Monterey County California Genealogy and History

Monterey County: Biographies


Among the educators of Monterey and adjacent counties, the name of William C. Waibel, principal of the King city high school, is well known. He was born at San Jose, California, January 15, 1885. His father, John Waibel, came to California from Minnesota, and his mother, whose maiden name was Rebecca McGee, was a native of Pennsylvania. She came to the Pacific coast by way of the Isthmus of Panama while the Civil war was in progress, being at that time only seven years of age. John Waibel came to California in 1870 and was for years engaged in business as a cattleman and cement contractor.

William C. Waibel received his early education in the common and high schools of his native city. He then attended normal school and later enrolled as a student at the Leland Stanford University. It was the original intention for him to go to Vienna, Austria, to become a surgeon, as his uncle, Henry Waibel, was at the head of a famous institution in that city. Circumstances changed this plan and at the age of eighteen years he began teaching school, first in country and private schools, attending summer schools in the meantime. He then taught at Santa Barbara, Alameda, Pleasanton and Benecia before coming to King City, with occasional terms at the university as opportunity offered. He has been at the head of the King City high school since 1922.

From 1903 to 1909 Mr. Waibel was considered the champion all round athlete of the Pacific coast. In 1903 he broke two world's records as a bicycle rider-first, a straight-away road race of one mile, paced time, in one minute and twenty-six seconds at San Jose, and one hundred miles on a mile track in five hours. He rode the ten miles from Oakland to Hayward in twenty one minutes and thirteen seconds, and made one mile from a standing start in two minutes and three seconds. While at Santa Clara College he played baseball, and at Leland Stanford he was a member of the Varsity football team. In fact he participated in all athletic sports (except golf), with a standing above the average in all.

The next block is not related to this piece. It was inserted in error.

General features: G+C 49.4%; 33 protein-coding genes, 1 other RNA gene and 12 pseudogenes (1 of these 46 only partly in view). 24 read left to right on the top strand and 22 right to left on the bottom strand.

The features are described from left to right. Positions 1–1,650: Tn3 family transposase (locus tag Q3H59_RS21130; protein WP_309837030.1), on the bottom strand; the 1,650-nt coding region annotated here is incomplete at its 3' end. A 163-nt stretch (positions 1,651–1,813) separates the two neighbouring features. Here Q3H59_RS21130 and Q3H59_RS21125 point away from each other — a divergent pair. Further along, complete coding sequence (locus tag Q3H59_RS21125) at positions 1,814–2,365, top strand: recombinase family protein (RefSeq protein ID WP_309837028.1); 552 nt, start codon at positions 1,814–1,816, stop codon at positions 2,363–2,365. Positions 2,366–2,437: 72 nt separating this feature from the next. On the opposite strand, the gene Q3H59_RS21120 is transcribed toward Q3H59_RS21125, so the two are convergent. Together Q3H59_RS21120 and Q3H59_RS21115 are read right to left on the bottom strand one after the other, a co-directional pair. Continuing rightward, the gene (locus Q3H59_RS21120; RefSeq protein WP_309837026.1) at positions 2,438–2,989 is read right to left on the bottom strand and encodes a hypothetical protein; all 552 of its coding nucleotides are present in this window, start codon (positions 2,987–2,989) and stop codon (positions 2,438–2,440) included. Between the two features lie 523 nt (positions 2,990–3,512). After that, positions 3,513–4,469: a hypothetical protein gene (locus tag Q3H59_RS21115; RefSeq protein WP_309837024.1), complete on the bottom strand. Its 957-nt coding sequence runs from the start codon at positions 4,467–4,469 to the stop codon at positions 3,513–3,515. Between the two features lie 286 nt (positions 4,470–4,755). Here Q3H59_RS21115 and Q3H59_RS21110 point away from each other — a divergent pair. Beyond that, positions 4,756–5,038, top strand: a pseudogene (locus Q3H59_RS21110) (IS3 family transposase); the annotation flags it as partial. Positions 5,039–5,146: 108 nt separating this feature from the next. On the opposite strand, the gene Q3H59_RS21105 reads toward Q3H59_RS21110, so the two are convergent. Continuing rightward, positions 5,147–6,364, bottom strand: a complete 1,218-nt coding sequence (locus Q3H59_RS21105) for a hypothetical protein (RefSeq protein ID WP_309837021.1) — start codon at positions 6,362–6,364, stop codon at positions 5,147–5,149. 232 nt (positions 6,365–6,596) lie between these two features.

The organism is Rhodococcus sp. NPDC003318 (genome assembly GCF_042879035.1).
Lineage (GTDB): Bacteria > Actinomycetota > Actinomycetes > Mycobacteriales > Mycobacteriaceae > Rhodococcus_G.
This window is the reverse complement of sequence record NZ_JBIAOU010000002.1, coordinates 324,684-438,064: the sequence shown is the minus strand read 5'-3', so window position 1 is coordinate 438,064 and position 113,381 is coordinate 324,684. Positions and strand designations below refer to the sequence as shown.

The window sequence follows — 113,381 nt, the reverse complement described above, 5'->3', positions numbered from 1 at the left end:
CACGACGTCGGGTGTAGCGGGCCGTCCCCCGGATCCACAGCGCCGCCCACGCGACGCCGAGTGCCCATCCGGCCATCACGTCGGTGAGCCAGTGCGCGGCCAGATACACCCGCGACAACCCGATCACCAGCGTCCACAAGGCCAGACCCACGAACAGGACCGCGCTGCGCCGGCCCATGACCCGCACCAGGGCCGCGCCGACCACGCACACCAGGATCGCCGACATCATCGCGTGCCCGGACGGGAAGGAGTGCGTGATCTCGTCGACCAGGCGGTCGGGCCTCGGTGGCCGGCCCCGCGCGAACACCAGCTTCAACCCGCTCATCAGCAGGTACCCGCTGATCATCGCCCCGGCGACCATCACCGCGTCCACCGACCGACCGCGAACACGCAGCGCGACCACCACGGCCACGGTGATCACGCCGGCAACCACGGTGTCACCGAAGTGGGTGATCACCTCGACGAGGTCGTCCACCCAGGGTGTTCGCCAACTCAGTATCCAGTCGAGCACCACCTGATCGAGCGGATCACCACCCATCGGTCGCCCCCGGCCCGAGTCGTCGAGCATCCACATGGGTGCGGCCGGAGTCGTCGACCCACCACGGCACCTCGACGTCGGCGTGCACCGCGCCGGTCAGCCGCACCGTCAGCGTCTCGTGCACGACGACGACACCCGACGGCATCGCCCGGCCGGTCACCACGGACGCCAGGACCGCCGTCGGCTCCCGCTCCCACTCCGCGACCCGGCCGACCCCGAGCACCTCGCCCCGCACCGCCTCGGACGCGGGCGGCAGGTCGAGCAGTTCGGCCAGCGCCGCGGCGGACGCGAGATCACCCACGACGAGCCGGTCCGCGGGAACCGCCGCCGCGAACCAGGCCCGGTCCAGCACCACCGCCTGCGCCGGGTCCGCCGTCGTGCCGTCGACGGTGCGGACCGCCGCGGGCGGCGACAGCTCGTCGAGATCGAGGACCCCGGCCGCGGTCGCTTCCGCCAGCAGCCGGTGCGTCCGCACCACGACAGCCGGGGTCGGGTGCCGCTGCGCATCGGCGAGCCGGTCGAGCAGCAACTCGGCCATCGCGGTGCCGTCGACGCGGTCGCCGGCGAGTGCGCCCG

At the age of twenty-four years Mr. Waibel returned to college and settled down to work in earnest, with the result that in 1919 the University of California conferred upon him the degree of Master of Arts. During his course he specialized, or "majored," in history and education, and "minored" in English and science. Had it not been for his activity in athletics he could have received his degree in 1909. While he thus lost some time in his studies the loss has been an advantage to him in building up his physique, and today Mr. Waibel is a splendid example of "a sound mind in a sound body"-a combination sadly lacking in many of his fellow countrymen.

Wherever Mr. Waibel has been located he has taken an interest in affairs. At Benicia he was president of the Red Cross and the forum department of the Chamber of Commerce. Since coming to King City he was vice president of the Red Cross until the work of that organization was centralized at the county seat. He is a prominent figure in Masonic circles and is a member of the Order of the Eastern Star. In the university he won a membership in the honor fraternity of the Phi Delta Kappa. Mr. Waibel has never married.

Source: History of Monterey and Santa Cruz Counties, California : cradle of California's history and romance : dating from the planting of the cross of Christendom upon the shores of Monterey Bay by Fr. Junipero Serra, and those intrepid adventurers who accompanied him, down to the present day. Chicago: S.J. Clarke Pub. Co., 1925, 890 pgs.